Losing livestock because of abortion frustrates farmers.
Maybe a sick bull and drought top the frustration list but farmers always have so much expectation from pregnant animals that they even predict how many calves or lambs will be born that season. I
t’s like counting one’s chicks before the eggs hatch.
Abortion is a recurrent devastating problem that most Namibian farmers are faced with.
Since we have discussed dystocia (difficult births) and the care of a newborn animal in the previous columns, let’s now look at the causes, prevention and management of abortions in cows.
Abortion in cows is defined as foetal (unborn calf) death and expulsion between day 45 and day 265 of pregnancy.
Most cattle herds suffer an abortion rate of 1-2%. A single abortion is thus no great cause for panic.
But if more than 5-10 of your 100 cows have aborted, there is a reason to be worried.
Imagine if a small-scale village farmer had 10 pregnant cows and four of those miscarried, it would be so painful and devastating. What could be the cause though?
There are various causes for abortion, including infectious and general diseases that cause high fever, genetic factors, too much heat, nutritional deficiency, various poisonings, as well as eating rotten or rotten feed and poor management of the herd.
In Namibia, there is a great concern over Campylobacteriosis (vibriosis), Trichomoniasis, Brucellosis (brucella), Infectious Bovine Rhinotracheitis (IBR) and Bovine Virus Diarrhoea (BVD) as infectious diseases.
Don’t worry much about the big names, we will discuss most of these diseases in detail in other columns but the general rule is; infected bulls may transmit it to the cows during mating.
Hence, bulls in infested herds should not be ignored, as the dreadful fact is that infected bulls may have no obvious signs of infection.
This takes me back to a commercial farmer in Gobabis area who was once looking for a movement permit to sell his bull to a village farmer.
He mentioned in passing to me that he had an ‘abortion storm’ and infertility problem on his farm. I was like, “In no way will our office give you permission to sell that bull before it is tested”.
The test came out positive for venereal diseases (spread during mating) and I had to advise him to immediately get rid of the bull since it was fit for a pot rather than for breeding.
Imagine the damage that bull would have caused the poor unsuspecting farmer.
This is why it is strongly advised to ensure that the bull you are introducing in your herd has been tested and certified by a veterinarian, paying more attention on the venereal diseases.
In ideal situations, it is also better to reduce close contact of your animals with other animals from another farms.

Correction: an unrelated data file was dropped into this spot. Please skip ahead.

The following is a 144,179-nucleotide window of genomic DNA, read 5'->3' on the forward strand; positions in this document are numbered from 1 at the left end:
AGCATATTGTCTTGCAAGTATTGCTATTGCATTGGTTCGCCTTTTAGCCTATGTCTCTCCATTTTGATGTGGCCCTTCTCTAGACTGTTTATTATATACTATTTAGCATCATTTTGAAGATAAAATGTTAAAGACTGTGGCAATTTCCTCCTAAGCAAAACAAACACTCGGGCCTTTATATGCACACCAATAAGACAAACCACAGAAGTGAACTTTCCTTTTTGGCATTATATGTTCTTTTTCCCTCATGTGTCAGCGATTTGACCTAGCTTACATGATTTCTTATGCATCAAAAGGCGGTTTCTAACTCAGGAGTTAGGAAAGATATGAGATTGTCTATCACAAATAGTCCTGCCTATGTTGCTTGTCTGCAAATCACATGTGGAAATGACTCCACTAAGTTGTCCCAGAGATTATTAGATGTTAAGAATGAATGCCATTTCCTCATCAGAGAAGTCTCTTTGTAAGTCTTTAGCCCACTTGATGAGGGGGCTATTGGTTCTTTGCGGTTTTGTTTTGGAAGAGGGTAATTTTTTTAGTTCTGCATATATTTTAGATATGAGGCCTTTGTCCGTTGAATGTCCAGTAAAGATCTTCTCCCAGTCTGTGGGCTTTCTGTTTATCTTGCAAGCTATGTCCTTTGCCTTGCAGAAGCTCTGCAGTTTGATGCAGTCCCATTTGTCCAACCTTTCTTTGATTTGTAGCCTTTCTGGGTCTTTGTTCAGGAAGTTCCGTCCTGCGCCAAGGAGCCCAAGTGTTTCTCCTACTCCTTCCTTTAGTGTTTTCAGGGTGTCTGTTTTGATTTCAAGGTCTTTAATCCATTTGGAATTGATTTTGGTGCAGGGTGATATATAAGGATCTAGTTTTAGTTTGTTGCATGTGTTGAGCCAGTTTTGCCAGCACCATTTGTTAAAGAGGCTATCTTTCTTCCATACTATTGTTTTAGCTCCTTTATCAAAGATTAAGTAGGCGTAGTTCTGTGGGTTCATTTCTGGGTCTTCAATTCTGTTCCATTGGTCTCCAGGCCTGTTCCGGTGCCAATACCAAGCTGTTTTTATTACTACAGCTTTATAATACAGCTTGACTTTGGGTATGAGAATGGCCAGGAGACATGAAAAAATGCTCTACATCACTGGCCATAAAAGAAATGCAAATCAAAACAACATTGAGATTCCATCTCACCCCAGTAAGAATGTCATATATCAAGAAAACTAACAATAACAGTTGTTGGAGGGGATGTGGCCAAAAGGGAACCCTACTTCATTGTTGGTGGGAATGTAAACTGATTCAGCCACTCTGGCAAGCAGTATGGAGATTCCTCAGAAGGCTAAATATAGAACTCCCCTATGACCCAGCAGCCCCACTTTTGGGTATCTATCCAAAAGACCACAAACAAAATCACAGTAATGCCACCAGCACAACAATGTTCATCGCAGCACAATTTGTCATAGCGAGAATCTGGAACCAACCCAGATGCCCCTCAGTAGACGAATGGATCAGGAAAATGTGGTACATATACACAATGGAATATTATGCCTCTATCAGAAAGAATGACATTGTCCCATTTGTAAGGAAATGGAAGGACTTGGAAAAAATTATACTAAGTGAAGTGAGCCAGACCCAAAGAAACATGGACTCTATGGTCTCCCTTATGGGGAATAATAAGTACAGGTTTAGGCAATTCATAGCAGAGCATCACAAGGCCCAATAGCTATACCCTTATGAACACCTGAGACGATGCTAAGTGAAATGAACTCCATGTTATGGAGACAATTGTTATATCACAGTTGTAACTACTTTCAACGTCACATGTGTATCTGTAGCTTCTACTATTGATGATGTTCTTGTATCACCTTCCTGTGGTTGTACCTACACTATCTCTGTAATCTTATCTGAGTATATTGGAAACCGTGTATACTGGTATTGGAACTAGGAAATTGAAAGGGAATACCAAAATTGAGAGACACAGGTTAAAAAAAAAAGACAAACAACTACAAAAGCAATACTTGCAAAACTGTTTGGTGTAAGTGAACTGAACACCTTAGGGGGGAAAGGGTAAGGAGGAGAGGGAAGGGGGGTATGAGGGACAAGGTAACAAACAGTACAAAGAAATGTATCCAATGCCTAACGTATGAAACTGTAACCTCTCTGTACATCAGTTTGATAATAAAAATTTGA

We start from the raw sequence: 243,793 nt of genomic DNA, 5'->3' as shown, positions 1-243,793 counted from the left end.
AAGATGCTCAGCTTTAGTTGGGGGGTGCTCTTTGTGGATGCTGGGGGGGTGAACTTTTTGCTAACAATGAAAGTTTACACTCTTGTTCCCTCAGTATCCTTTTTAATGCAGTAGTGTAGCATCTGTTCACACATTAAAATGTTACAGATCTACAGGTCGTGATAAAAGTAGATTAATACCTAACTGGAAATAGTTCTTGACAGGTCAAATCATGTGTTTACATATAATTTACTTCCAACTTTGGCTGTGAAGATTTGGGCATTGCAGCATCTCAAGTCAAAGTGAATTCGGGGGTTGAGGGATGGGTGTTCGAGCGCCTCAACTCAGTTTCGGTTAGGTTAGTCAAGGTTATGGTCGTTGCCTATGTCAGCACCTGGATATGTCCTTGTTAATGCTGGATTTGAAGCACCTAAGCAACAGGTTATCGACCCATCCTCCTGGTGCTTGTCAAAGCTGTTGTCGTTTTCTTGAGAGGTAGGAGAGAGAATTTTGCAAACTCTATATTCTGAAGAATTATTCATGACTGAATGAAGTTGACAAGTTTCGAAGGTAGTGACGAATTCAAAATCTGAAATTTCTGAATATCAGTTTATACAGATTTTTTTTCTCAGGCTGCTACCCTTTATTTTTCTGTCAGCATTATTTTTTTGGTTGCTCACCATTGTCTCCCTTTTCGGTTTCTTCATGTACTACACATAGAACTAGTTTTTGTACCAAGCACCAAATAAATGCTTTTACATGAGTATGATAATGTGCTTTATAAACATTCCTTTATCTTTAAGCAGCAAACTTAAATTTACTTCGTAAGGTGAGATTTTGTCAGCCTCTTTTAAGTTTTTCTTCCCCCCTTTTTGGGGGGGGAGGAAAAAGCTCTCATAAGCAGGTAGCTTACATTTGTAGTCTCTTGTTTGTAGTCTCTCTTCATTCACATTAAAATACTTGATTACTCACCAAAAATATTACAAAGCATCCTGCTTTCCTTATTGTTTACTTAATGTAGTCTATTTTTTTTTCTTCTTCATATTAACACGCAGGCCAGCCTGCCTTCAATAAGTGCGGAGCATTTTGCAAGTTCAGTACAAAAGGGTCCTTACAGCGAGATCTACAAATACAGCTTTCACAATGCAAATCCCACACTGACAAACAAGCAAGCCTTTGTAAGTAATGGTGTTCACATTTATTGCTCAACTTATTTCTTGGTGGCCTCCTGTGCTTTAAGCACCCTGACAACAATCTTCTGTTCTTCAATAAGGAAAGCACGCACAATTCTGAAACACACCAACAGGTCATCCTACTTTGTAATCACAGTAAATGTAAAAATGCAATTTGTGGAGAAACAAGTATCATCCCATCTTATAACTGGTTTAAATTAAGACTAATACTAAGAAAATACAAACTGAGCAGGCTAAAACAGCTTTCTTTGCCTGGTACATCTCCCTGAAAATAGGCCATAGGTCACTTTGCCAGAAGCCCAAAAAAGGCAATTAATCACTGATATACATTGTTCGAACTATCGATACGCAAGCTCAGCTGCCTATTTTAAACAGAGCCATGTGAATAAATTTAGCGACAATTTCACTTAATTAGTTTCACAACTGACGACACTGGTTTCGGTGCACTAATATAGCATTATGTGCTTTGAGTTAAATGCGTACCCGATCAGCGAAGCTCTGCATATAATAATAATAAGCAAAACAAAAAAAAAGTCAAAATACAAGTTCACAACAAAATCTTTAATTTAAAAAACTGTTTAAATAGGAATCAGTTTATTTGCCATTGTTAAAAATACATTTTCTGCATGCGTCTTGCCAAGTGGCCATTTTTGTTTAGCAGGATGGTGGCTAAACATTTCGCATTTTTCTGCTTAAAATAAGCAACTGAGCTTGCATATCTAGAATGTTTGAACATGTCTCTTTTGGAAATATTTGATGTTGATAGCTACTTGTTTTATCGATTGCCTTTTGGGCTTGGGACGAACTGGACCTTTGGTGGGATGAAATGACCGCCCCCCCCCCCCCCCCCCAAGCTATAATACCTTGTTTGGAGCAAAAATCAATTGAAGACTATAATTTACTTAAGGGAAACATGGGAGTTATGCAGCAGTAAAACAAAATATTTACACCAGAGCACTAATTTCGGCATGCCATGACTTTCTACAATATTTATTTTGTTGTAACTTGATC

Unfortunately, this is almost impossible in our villages where there are no proper residential boundaries and fencing.
For infected cows, identify aborting as well as infertile ones and take them away from the rest of the herd.
In fact, one professor’s advice was to just get rid of any cow that has aborted for the next three years.
Take care to always remove aborted materials by burying or burning it immediately.
This will reduce the spread of the infection as well.
For proper diagnosis at the laboratory, wrap aborted foetus and after-birth in a plastic or any waterproof container and refrigerate them at +40C or keep in a cool place but do not freeze.
This can be taken to your nearest veterinary office or straight to the Central Veterinary Laboratory in Windhoek.
Provision of supplementary phosphorus, selenium, copper, iron and vitamins A and E has been proven to improve the conception rate as well as reduction of abortion.
(That’s another reason why I advocate for injection of multimin + selenium and multivitamins in cows before breeding and one month before giving birth).
Most of the toxic plants induce abortions; hence a proper history of the farming area might also help with the diagnosis.
Nitrite/nitrate poisoning has also been implicated in causing abortion and farmers are urged to regularly test their water.
Also, give particular attention to your feed storage as mouldy feeds may have mycotoxins that can cause infertility problems in your herd.
Another preventative measure that helps to reduce the abortion problem is to have proper hygienic and bio-security measures in the cow’s environment.
The use of contaminated grooming equipment or veterinary instruments has all been ‘incriminated’ in the spread of infections.
Adequate vaccination against infectious diseases causing abortion is very important.
Some farmers vaccinate yearly for IBR and BVD. It is compulsory for our farmers in Namibia to vaccinate their heifers between 3-10 months of age for Brucella.
Every farmer should keep good records of the reproduction of cows, including the number of abortions, conception rate and approximate breeding dates as well as any treatment administered.
This helps with efficient management of pregnant animals.
Finally, pregnant animals need to be kept separate from others to reduce stress. Give them that extra attention, especially the heavily pregnant ones.
I still remember with fondness one lucrative village farmer who once told me, “I treat my pregnant cows as I would treat my pregnant wife”.